North Korea yesterday test-fired a ballistic missile for the third time in less than three weeks, earning a rebuke from US President Donald Trump who said it showed "disrespect" for neighbouring China.
The launch of the short-range projectile, which fell provocatively close to Japan, was the North's 12th ballistic missile test this year -- in defiance of UN sanctions warnings and US threats of possible military action.
It went ahead despite tough talk from Trump, who promised last week at the G7 summit that the "big problem" of North Korea "will be solved".
"North Korea has shown great disrespect for their neighbor, China, by shooting off yet another ballistic missile... but China is trying hard!" Trump said in a tweet.
The US leader has urged China, the North's sole major ally and key trade partner, to do more to press Pyongyang to curb its missile and nuclear programmes.
South Korea's military said the Scud-type missile travelled for 450 km (280 miles). Japan said it was estimated to have fallen into its exclusive economic zone, extending 200 nautical miles from the coast.
Prime Minister Shinzo Abe swiftly condemned the test -- the second time this year that a North Korean missile has fallen close to its shores -- vowing concerted action with the US.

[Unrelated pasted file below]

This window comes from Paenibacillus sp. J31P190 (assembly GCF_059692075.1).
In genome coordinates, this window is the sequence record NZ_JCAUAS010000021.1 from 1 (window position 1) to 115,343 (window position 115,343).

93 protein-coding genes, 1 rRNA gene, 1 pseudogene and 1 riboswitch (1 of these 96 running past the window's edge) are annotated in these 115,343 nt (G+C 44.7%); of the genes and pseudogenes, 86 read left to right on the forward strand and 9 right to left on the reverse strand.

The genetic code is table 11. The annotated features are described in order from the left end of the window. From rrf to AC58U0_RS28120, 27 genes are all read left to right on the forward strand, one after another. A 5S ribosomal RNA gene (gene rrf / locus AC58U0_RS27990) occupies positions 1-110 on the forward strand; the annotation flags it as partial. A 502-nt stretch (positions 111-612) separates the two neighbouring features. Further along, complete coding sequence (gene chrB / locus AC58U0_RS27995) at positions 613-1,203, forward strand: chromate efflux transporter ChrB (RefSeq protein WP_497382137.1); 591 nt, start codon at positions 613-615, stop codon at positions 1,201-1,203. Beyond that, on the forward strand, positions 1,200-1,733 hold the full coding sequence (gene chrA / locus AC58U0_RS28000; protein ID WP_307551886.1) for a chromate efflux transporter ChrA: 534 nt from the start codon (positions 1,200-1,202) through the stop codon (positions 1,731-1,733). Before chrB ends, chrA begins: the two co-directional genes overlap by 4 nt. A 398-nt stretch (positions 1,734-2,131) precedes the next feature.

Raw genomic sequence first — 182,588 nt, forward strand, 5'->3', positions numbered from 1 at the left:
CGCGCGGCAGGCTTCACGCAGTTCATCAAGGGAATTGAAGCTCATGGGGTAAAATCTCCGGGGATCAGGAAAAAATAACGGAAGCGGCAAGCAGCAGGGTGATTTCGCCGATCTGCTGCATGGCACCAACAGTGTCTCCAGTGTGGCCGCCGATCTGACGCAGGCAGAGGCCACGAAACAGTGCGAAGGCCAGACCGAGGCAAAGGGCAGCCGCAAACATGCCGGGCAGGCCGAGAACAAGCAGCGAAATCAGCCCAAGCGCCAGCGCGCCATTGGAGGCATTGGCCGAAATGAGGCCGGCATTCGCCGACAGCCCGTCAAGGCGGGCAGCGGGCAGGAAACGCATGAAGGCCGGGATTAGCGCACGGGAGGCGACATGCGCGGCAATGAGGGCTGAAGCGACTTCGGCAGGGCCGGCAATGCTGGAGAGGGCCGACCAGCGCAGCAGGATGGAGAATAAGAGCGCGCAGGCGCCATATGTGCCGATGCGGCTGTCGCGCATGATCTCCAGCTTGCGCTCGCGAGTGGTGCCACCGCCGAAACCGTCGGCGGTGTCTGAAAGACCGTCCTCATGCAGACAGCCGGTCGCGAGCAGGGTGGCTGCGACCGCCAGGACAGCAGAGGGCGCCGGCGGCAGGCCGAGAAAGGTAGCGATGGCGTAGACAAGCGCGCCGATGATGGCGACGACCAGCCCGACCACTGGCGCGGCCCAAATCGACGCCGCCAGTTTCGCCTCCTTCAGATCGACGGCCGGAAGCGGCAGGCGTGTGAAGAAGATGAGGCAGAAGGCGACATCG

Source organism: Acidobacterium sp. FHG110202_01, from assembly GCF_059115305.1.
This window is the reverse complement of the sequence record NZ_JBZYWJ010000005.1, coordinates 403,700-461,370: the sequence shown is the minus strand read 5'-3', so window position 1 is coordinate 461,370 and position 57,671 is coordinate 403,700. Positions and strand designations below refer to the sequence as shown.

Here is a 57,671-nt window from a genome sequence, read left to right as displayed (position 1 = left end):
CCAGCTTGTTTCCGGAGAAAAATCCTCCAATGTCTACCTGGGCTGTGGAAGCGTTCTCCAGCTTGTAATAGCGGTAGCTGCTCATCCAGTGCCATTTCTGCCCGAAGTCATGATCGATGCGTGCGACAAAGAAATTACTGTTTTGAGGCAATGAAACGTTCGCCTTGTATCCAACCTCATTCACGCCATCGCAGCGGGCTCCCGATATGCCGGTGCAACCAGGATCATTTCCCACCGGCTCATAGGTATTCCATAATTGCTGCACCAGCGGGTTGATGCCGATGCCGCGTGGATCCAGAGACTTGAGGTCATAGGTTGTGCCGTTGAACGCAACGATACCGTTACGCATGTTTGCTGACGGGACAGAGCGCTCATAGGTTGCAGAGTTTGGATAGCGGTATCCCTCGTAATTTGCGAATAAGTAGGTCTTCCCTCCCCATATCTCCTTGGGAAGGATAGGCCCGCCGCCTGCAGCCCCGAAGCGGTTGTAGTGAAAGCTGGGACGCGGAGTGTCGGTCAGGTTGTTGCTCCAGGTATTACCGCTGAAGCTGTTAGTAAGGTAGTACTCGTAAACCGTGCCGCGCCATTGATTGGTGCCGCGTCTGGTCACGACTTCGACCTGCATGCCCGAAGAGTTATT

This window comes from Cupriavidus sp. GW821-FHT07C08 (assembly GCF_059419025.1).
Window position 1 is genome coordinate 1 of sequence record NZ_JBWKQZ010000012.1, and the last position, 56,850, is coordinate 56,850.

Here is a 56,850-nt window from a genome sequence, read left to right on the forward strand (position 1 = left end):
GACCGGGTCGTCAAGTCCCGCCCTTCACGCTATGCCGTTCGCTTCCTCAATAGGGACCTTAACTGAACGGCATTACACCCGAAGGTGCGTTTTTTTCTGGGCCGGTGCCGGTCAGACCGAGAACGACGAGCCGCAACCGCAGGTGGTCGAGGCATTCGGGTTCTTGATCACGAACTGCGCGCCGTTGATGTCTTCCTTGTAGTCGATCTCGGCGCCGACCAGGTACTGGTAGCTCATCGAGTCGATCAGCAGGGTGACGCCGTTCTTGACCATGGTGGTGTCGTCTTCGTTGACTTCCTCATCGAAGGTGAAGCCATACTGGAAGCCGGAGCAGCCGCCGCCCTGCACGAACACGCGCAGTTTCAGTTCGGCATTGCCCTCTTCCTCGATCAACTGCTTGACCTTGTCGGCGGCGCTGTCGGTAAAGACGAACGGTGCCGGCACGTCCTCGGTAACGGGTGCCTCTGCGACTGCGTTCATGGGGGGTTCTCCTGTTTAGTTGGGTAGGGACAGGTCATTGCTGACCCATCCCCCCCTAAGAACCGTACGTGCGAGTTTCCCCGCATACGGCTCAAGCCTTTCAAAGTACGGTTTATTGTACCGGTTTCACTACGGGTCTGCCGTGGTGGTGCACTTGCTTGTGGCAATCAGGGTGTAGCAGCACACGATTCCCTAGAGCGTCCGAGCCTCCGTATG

"We will never tolerate North Korea's continued provocations that ignore repeated warnings by the international community," Abe told reporters.
"As agreed during the G7 summit, the North Korean problem is the international community's top priority."
The North has been stepping up efforts towards its ultimate goal -- developing an intercontinental ballistic missile (ICBM) that can deliver a nuclear warhead to the continental US.
Despite Trump's strident warnings of possible military intervention, Secretary of Defense James Mattis said in an interview which aired Sunday before the launch that a war with North Korea would be "catastrophic".
"The North Korean regime has hundreds of artillery cannons and rocket launchers within range of one of the most densely populated cities on Earth, which is the capital of South Korea," Mattis told CBS News.
"This regime is a threat to the region, to Japan, to South Korea. And in the event of war, they would bring danger to China and to Russia as well.
"But the bottom line is, it would be a catastrophic war if this turns into a combat, if we're not able to resolve this situation through diplomatic means."
Mattis declined to say what kind of action from Pyongyang would constitute a "red line" for Washington, saying the administration needs "political manoeuvre room."
The latest launch demonstrates the North's confidence and its determination to secure leverage in any future negotiations with the US, said Cho Han-Bum, analyst at the Korea Institute for National Unification.
"Today's launch is the North's way of saying to the world, 'It wouldn't be easy to make us suspend our weapons programmes even if you manage to pressure me into negotiations'."